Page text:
We are independent & ad-supported. We may earn a commission for purchases made through our links.
Advertiser Disclosure
Our website is an independent, advertising-supported platform. We provide our content free of charge to our readers, and to keep it that way, we rely on revenue generated through advertisements and affiliate partnerships. This means that when you click on certain links on our site and make a purchase, we may earn a commission. Learn more.
How We Make Money
We sustain our operations through affiliate commissions and advertising. If you click on an affiliate link and make a purchase, we may receive a commission from the merchant at no additional cost to you. We also display advertisements on our website, which help generate revenue to support our work and keep our content free for readers. Our editorial team operates independently of our advertising and affiliate partnerships to ensure that our content remains unbiased and focused on providing you with the best information and recommendations based on thorough research and honest evaluations. To remain transparent, we’ve provided a list of our current affiliate partners here.

What Is Lacquerware‎?

By Andrea Cross
Updated May 23, 2024
Our promise to you
Musical Expert is dedicated to creating trustworthy, high-quality content that always prioritizes transparency, integrity, and inclusivity above all else. Our ensure that our content creation and review process includes rigorous fact-checking, evidence-based, and continual updates to ensure accuracy and reliability.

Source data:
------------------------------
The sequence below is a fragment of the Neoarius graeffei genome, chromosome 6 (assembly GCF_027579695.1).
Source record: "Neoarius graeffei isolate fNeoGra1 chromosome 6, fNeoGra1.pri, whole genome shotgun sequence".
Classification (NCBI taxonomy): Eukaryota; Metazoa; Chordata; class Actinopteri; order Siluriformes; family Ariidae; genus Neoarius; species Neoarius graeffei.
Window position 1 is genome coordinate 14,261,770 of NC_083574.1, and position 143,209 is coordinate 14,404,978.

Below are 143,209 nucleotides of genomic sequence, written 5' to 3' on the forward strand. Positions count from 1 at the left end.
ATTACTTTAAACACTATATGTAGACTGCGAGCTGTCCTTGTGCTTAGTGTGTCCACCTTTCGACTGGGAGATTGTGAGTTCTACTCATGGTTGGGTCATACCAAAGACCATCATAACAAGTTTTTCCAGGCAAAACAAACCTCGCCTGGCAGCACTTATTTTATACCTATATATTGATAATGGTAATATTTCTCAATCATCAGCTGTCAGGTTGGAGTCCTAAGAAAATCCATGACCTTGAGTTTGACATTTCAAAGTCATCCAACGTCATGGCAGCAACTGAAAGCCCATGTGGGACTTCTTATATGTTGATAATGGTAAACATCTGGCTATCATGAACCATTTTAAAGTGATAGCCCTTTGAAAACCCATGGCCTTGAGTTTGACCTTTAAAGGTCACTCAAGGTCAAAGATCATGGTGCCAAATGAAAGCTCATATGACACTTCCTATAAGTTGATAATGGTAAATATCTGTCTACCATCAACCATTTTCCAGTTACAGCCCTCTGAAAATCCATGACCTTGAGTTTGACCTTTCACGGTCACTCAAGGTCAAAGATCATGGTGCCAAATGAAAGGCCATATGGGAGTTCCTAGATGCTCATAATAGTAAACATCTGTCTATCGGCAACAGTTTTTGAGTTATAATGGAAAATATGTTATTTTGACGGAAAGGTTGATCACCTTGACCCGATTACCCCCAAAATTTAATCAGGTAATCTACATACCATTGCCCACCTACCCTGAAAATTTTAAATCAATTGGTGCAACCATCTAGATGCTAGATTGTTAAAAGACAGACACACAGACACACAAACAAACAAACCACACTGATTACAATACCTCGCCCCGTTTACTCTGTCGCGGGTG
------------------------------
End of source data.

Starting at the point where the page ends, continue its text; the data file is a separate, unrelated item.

Our Promise to you

Founded in 2002, our company has been a trusted resource for readers seeking informative and engaging content. Our dedication to quality remains unwavering—and will never change. We follow a strict editorial policy, ensuring that our content is authored by highly qualified professionals and edited by subject matter experts. This guarantees that everything we publish is objective, accurate, and trustworthy.

Over the years, we've refined our approach to cover a wide range of topics, providing readers with reliable and practical advice to enhance their knowledge and skills. That's why millions of readers turn to us each year. Join us in celebrating the joy of learning, guided by standards you can trust.